The first Chemical Activity Barometer (CAB) reading of 2014 strengthened slightly, pointing to continued growth and an improving US economy throughout 2014. The barometer in January ticked up to 94.0, increasing 0.2 points over December on a three-month moving average (3MMA) basis. This marks the ninth consecutive monthly gain for the CAB, which is now up 2.6 percent over a year ago. This growth is at a more moderate pace since the 0.4 percent gain last seen in September of 2013. The Chemical Activity Barometer is an established leading economic indicator, shown to lead U.S. business cycles by an average of eight months at cycle peaks, and four months at cycle troughs.
"Slow and steady isn't a bad thing when you consider the alternative," said Kevin Swift, chief economist at the American Chemistry Council. "This recovery seems to lag compare to previous post-recession recoveries, but overall the fundamentals remain strong, including the ongoing expansion in chemistries related to construction and consumer-related resins, as well as light vehicle sales," he added. Pointing to a particularly bright spot, Swift noted that there have been strong gains of late in electronic chemicals, food additives, foundry chemicals, lubricant and paint additives, mining chemicals, and printing ink.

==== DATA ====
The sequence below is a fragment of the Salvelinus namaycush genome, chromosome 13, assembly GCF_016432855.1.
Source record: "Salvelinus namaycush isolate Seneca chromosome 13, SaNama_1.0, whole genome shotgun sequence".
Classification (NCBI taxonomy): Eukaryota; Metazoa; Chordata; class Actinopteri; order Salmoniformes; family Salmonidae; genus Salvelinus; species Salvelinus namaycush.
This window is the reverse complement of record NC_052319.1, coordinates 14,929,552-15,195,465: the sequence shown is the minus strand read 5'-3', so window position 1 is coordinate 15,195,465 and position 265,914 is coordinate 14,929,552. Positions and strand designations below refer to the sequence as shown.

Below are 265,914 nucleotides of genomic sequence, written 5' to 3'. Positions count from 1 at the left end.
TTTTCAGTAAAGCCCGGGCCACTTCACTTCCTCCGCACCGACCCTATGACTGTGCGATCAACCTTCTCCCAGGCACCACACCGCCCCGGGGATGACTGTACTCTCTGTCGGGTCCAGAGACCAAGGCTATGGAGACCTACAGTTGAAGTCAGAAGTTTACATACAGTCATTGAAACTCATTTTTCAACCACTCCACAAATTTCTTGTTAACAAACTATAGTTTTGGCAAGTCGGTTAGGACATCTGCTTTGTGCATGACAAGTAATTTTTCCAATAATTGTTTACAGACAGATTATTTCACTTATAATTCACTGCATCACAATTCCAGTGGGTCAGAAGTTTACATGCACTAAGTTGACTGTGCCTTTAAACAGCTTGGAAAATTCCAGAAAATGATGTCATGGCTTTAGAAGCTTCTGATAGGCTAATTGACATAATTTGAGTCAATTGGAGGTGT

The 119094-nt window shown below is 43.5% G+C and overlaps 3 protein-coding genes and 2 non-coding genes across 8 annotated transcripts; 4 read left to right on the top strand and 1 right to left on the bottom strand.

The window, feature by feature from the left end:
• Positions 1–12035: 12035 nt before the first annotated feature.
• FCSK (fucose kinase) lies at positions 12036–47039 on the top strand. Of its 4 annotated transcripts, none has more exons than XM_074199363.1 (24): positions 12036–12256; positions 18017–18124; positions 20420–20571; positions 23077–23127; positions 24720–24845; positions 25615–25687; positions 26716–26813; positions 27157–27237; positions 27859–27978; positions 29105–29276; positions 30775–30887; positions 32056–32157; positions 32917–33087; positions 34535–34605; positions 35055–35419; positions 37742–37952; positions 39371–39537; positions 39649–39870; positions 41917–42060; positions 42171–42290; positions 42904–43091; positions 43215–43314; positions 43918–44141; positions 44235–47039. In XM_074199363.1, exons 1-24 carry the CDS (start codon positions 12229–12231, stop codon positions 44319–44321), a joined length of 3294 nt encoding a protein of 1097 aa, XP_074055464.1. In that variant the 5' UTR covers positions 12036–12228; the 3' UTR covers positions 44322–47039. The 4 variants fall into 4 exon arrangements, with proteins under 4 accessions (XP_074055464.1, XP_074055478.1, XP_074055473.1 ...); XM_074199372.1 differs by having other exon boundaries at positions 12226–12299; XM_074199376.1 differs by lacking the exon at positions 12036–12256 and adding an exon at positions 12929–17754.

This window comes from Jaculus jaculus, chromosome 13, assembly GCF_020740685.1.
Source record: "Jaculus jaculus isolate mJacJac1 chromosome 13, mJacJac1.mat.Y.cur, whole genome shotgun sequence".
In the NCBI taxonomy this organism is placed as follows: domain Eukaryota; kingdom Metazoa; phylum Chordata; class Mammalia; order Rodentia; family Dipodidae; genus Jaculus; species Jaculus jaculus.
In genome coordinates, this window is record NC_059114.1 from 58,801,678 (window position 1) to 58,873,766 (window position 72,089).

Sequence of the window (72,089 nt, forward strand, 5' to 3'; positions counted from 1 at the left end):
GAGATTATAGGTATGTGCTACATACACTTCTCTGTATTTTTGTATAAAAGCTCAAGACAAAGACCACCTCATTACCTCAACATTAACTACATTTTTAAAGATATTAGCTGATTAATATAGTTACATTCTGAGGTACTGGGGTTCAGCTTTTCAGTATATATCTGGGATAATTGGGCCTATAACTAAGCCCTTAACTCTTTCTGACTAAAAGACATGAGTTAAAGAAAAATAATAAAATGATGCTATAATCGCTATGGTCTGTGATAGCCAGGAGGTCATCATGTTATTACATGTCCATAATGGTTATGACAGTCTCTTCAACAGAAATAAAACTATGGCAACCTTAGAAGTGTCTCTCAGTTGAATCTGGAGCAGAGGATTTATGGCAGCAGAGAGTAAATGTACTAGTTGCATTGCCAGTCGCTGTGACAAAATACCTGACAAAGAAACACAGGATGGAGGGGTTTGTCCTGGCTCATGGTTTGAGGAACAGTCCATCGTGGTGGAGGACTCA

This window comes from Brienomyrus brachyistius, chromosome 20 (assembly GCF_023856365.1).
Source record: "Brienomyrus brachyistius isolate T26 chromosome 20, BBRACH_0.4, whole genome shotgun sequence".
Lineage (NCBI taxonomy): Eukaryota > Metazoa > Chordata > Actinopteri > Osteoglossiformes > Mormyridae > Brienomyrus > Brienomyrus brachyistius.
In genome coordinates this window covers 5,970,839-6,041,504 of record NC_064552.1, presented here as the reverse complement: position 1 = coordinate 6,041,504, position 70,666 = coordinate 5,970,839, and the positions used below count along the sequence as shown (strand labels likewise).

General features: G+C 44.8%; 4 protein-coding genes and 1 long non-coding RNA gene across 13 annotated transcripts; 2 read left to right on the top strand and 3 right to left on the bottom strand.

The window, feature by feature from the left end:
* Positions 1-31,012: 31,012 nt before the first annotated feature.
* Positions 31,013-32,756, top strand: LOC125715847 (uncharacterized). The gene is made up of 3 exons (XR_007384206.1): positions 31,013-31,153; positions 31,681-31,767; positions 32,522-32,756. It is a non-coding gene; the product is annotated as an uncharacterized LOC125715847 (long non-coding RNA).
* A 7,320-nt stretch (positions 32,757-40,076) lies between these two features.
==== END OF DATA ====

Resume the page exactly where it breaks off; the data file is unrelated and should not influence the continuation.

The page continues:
Overall results in the four primary components of the CAB were mixed, with production and inventories up, product/selling prices flat, and a drop in equity prices.